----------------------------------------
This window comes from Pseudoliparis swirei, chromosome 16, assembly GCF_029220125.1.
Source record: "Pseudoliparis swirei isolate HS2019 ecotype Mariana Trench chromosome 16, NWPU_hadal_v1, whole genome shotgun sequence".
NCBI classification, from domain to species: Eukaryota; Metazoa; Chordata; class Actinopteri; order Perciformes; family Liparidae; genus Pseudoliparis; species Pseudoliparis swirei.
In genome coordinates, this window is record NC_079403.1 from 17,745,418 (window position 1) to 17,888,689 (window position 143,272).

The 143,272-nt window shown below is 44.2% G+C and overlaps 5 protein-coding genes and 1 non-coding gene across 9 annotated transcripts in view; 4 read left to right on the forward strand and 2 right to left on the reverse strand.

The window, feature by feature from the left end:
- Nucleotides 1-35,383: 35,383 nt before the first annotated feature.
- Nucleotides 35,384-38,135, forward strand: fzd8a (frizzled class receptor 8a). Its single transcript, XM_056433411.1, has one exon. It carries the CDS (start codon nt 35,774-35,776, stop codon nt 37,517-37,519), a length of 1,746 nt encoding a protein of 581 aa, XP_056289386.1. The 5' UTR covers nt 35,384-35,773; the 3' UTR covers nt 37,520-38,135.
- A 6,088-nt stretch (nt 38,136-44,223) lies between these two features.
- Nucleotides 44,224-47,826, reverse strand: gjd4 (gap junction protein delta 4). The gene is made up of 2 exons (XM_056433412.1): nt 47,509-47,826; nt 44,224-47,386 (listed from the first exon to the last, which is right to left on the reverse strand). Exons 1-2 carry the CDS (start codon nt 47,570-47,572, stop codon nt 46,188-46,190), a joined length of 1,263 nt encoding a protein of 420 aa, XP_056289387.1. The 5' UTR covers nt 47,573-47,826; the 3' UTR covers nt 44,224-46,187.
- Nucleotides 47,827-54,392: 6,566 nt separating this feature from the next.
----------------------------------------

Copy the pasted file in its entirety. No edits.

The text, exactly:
This window comes from Pseudoliparis swirei, chromosome 16, assembly GCF_029220125.1.
Source record: "Pseudoliparis swirei isolate HS2019 ecotype Mariana Trench chromosome 16, NWPU_hadal_v1, whole genome shotgun sequence".
NCBI classification, from domain to species: Eukaryota; Metazoa; Chordata; class Actinopteri; order Perciformes; family Liparidae; genus Pseudoliparis; species Pseudoliparis swirei.
In genome coordinates, this window is record NC_079403.1 from 17,745,418 (window position 1) to 17,888,689 (window position 143,272).

The 143,272-nt window shown below is 44.2% G+C and overlaps 5 protein-coding genes and 1 non-coding gene across 9 annotated transcripts in view; 4 read left to right on the forward strand and 2 right to left on the reverse strand.

The window, feature by feature from the left end:
- Nucleotides 1-35,383: 35,383 nt before the first annotated feature.
- Nucleotides 35,384-38,135, forward strand: fzd8a (frizzled class receptor 8a). Its single transcript, XM_056433411.1, has one exon. It carries the CDS (start codon nt 35,774-35,776, stop codon nt 37,517-37,519), a length of 1,746 nt encoding a protein of 581 aa, XP_056289386.1. The 5' UTR covers nt 35,384-35,773; the 3' UTR covers nt 37,520-38,135.
- A 6,088-nt stretch (nt 38,136-44,223) lies between these two features.
- Nucleotides 44,224-47,826, reverse strand: gjd4 (gap junction protein delta 4). The gene is made up of 2 exons (XM_056433412.1): nt 47,509-47,826; nt 44,224-47,386 (listed from the first exon to the last, which is right to left on the reverse strand). Exons 1-2 carry the CDS (start codon nt 47,570-47,572, stop codon nt 46,188-46,190), a joined length of 1,263 nt encoding a protein of 420 aa, XP_056289387.1. The 5' UTR covers nt 47,573-47,826; the 3' UTR covers nt 44,224-46,187.
- Nucleotides 47,827-54,392: 6,566 nt separating this feature from the next.